2015 Medical Cost Trend

Slight uptick in expected growth rate ends five-year contraction

For 2015, PwC's Health Research Institute (HRI) projects a medical cost trend of 6.8%, up from 6.5% projected for 2014

At first glance, the health sector appears to be reverting to historical trends of bouncing back as the nation recovers from the economic doldrums. Several factors triggered the first bump in growth in the first quarter of 2014 and we expect that to continue through next year. Moderating that growth, however, the $2.8 Trillion industry is becoming more efficient. Read more.

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Projected 2015 private health insurance spending

As more people gain insurance under the Affordable Care Act (ACA), more money is spent—but this is not the same as higher costs per person. Inpatient and professional services are expected to account for the largest amount of private health insurance spending in 2015.

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Economic upswing finally reaches healthcare

Although the health economy shares a tight connection to the overall economy, its cycle generally lags behind broader economic fluctuations.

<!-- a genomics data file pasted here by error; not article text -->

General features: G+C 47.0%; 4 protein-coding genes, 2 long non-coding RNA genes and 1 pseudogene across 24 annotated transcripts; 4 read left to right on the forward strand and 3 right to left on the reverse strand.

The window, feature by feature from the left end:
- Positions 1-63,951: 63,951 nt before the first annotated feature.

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No slowing down for specialty drugs

US specialty drug spending is forecast to quadruple by 2020, sparking anxiety and debate among purchasers over whether the high price tag will be offset by long-term medical savings.

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Physician-based payments become more lucrative hospital-based payments

Cancer drugs cost more when administered in a “hospital-outpatient” department rather than a doctor’s office.

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Provider consolidation, regulatory changes expose need for IT integration investment

After mergers or acquisitions, integrating health information technology between two systems becomes a necessary early investment that can better connect clinical care, business operations and technology and improve the consumer’s experience.

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Cutting costs through achieving ‘systemness’

Since 2012, hospital employment growth has slowed and is projected to continue -- evidence that providers are achieving efficiency.

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Consumers become cost-conscious healthcare shoppers

Survey feedback from employers shows a strong interest in increasing employee cost sharing through plan design changes. While increased cost sharing and high deductibles do not affect medical inflation directly, consumer behavior does.

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Risk-based contracts are beginning to reduce costs